Fragment of a ceramic amphora

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from Newstead, Roxburghshire

Postcard of Fragment of a ceramic amphora.
© National Museums Scotland

Fragment of a ceramic amphora

Amphorae are large, distinctive containers, usually pottery, used to transport perishable goods over long distances. This amphora handle was found at Newstead in Roxburghshire. It has a painted inscription which describes the owner.

The inscription reads 'ATTI SECVNDI TR LAGVNVM III' which can be translated as '[Property] of Attius Secundus, tribune; a jar of three modii [26 litres].

Literacy was crucial to Roman supply across the empire. Numeracy was also important - quantities were weighed and measured against common standards. Most Roman soldiers were literate to some degree, and some inscribed their names on belongings.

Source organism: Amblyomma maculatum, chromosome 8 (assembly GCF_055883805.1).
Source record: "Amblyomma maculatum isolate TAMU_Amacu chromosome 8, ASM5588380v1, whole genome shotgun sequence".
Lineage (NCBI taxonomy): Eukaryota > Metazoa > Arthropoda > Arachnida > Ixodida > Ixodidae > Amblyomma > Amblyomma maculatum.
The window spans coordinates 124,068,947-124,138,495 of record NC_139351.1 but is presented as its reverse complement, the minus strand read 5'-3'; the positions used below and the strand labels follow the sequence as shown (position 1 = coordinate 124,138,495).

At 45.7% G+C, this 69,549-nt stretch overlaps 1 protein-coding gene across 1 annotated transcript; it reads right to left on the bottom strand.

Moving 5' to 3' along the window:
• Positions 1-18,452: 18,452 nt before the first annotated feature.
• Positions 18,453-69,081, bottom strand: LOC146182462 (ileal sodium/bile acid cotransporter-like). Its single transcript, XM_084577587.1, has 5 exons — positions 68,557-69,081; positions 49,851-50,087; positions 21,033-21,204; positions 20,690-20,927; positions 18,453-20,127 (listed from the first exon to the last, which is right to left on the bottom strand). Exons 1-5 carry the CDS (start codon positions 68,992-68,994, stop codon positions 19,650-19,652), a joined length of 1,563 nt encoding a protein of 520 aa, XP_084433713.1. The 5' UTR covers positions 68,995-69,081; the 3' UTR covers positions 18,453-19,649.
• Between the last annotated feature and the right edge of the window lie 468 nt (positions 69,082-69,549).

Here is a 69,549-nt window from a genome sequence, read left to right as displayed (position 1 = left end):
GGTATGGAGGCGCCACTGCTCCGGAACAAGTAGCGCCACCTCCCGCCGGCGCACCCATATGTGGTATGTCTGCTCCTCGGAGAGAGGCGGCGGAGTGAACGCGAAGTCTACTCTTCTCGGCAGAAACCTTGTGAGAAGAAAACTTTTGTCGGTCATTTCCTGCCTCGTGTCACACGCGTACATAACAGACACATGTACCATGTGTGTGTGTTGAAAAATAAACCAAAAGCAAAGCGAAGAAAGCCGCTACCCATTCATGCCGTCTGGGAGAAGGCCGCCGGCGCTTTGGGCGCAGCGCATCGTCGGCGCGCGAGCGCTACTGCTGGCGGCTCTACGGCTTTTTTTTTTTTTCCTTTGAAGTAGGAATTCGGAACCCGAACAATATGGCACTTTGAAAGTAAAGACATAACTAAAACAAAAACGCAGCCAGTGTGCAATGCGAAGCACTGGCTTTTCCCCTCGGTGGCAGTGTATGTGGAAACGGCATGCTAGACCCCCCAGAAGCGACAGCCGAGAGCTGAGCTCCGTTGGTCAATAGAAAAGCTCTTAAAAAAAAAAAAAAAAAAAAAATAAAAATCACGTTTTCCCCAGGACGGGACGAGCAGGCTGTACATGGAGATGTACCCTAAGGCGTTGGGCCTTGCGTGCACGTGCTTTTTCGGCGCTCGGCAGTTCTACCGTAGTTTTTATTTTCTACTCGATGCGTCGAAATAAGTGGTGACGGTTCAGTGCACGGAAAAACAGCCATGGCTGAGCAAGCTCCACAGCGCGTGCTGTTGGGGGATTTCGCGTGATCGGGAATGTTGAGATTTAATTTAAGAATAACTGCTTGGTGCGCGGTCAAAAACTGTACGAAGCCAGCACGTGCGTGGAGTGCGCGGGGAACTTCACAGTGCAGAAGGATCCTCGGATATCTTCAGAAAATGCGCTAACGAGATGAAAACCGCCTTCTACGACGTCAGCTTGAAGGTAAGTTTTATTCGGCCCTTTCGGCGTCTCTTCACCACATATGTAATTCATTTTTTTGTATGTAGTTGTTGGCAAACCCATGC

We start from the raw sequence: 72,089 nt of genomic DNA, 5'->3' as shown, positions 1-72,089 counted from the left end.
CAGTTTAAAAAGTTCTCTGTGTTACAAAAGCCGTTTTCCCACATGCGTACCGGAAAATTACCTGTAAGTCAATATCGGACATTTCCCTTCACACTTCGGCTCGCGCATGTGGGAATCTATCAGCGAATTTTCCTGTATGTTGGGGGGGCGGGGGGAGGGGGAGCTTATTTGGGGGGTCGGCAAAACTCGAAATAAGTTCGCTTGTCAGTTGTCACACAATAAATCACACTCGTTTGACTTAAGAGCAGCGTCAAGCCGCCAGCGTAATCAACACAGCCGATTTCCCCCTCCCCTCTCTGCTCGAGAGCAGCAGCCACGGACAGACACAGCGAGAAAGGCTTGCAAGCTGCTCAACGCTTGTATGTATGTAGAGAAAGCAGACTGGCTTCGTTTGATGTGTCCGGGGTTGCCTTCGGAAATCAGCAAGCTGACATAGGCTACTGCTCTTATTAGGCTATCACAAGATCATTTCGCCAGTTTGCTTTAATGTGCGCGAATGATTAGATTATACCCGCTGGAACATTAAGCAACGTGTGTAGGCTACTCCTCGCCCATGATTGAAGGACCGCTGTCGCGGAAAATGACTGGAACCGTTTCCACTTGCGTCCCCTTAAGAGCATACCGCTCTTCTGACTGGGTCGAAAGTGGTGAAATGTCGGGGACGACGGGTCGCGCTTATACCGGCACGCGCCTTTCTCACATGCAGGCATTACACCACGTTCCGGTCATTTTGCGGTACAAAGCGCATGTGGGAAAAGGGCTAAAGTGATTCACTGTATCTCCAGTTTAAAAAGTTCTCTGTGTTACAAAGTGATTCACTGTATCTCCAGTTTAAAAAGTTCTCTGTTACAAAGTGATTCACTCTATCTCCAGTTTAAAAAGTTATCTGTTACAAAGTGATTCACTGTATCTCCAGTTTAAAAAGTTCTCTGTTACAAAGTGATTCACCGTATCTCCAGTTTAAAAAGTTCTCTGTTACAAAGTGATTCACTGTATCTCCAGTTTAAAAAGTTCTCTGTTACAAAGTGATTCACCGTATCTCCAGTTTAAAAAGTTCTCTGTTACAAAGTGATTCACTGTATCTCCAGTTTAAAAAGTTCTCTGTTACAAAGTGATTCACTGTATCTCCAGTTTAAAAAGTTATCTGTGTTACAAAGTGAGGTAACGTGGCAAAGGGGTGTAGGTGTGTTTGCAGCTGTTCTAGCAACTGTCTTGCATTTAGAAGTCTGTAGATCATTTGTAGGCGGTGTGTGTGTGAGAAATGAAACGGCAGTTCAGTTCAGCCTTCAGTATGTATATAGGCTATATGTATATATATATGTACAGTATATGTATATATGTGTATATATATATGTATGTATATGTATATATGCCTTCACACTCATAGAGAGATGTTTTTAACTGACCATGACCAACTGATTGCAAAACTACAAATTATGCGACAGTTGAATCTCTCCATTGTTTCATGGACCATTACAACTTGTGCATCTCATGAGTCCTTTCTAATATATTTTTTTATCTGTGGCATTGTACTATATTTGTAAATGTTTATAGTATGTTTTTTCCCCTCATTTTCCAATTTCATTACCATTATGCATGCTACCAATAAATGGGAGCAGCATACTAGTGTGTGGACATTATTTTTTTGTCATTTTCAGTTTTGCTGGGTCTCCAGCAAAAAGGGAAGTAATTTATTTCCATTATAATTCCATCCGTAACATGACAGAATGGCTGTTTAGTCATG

Record details

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Online ID: 000-100-037-441-C
Image Rights Holder: National Museums Scotland
Project: 0098: National Museums Scotland
Project description | View all records in project
Ref: National Museums Scotland  X.FRA 1433
Date: Between 80 and 100 AD
Material: Ceramic, grey; thin; handles either side of neck; bottom restored; inscribed on neck
Dimensions: 25.00" H; mouth 3.00" D
What: Pottery / amphora
Who: Newstead Collection
Where: Scotland, Roxburghshire, Melrose, Newstead
Description: Amphora of thin grey ware with painted inscription 'Atti Secundi ...' on neck, from Newstead
  • Curle, J. A Roman frontier post and its people: the fort of Newstead. Glasgow: MacLehose, 1911, Pl. LII, 20. 
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